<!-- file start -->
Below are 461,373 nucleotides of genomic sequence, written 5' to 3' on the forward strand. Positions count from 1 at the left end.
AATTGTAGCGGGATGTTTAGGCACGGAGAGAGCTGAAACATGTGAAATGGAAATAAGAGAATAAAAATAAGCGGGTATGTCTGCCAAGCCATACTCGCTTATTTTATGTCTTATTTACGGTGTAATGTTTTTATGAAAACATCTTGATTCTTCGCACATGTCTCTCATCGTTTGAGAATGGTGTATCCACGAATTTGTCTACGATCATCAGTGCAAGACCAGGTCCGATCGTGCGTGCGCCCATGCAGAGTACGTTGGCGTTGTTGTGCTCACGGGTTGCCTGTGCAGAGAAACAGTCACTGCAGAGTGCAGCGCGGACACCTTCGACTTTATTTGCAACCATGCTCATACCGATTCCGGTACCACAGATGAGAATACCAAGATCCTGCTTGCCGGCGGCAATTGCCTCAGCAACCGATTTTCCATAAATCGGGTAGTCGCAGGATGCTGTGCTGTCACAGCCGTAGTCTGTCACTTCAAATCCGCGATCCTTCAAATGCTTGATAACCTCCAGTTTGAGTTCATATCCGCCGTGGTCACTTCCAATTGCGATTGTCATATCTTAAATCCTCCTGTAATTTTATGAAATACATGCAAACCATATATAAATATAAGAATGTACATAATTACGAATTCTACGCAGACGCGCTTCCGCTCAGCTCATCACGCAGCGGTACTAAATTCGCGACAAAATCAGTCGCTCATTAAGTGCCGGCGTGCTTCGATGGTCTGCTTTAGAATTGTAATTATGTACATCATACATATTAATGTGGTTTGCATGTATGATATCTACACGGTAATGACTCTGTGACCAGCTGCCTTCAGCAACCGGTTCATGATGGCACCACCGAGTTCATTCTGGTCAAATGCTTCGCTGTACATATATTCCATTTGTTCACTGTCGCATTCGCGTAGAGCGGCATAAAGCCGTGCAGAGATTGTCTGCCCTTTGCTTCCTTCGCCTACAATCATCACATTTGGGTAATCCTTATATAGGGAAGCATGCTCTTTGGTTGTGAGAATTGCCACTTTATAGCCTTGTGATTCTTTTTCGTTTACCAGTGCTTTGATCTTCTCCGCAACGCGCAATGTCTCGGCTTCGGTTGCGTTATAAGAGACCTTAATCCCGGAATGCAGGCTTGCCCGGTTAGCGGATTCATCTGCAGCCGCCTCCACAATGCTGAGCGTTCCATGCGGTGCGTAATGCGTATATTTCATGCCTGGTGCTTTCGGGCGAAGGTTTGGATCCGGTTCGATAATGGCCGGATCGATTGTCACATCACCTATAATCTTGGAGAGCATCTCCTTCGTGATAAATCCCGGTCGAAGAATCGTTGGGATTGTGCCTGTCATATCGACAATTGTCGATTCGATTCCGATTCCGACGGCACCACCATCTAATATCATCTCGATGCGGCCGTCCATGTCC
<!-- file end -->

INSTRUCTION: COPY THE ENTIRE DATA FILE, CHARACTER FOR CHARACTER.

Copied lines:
Below are 461,373 nucleotides of genomic sequence, written 5' to 3' on the forward strand. Positions count from 1 at the left end.
AATTGTAGCGGGATGTTTAGGCACGGAGAGAGCTGAAACATGTGAAATGGAAATAAGAGAATAAAAATAAGCGGGTATGTCTGCCAAGCCATACTCGCTTATTTTATGTCTTATTTACGGTGTAATGTTTTTATGAAAACATCTTGATTCTTCGCACATGTCTCTCATCGTTTGAGAATGGTGTATCCACGAATTTGTCTACGATCATCAGTGCAAGACCAGGTCCGATCGTGCGTGCGCCCATGCAGAGTACGTTGGCGTTGTTGTGCTCACGGGTTGCCTGTGCAGAGAAACAGTCACTGCAGAGTGCAGCGCGGACACCTTCGACTTTATTTGCAACCATGCTCATACCGATTCCGGTACCACAGATGAGAATACCAAGATCCTGCTTGCCGGCGGCAATTGCCTCAGCAACCGATTTTCCATAAATCGGGTAGTCGCAGGATGCTGTGCTGTCACAGCCGTAGTCTGTCACTTCAAATCCGCGATCCTTCAAATGCTTGATAACCTCCAGTTTGAGTTCATATCCGCCGTGGTCACTTCCAATTGCGATTGTCATATCTTAAATCCTCCTGTAATTTTATGAAATACATGCAAACCATATATAAATATAAGAATGTACATAATTACGAATTCTACGCAGACGCGCTTCCGCTCAGCTCATCACGCAGCGGTACTAAATTCGCGACAAAATCAGTCGCTCATTAAGTGCCGGCGTGCTTCGATGGTCTGCTTTAGAATTGTAATTATGTACATCATACATATTAATGTGGTTTGCATGTATGATATCTACACGGTAATGACTCTGTGACCAGCTGCCTTCAGCAACCGGTTCATGATGGCACCACCGAGTTCATTCTGGTCAAATGCTTCGCTGTACATATATTCCATTTGTTCACTGTCGCATTCGCGTAGAGCGGCATAAAGCCGTGCAGAGATTGTCTGCCCTTTGCTTCCTTCGCCTACAATCATCACATTTGGGTAATCCTTATATAGGGAAGCATGCTCTTTGGTTGTGAGAATTGCCACTTTATAGCCTTGTGATTCTTTTTCGTTTACCAGTGCTTTGATCTTCTCCGCAACGCGCAATGTCTCGGCTTCGGTTGCGTTATAAGAGACCTTAATCCCGGAATGCAGGCTTGCCCGGTTAGCGGATTCATCTGCAGCCGCCTCCACAATGCTGAGCGTTCCATGCGGTGCGTAATGCGTATATTTCATGCCTGGTGCTTTCGGGCGAAGGTTTGGATCCGGTTCGATAATGGCCGGATCGATTGTCACATCACCTATAATCTTGGAGAGCATCTCCTTCGTGATAAATCCCGGTCGAAGAATCGTTGGGATTGTGCCTGTCATATCGACAATTGTCGATTCGATTCCGATTCCGACGGCACCACCATCTAATATCATCTCGATGCGGCCGTCCATGTCC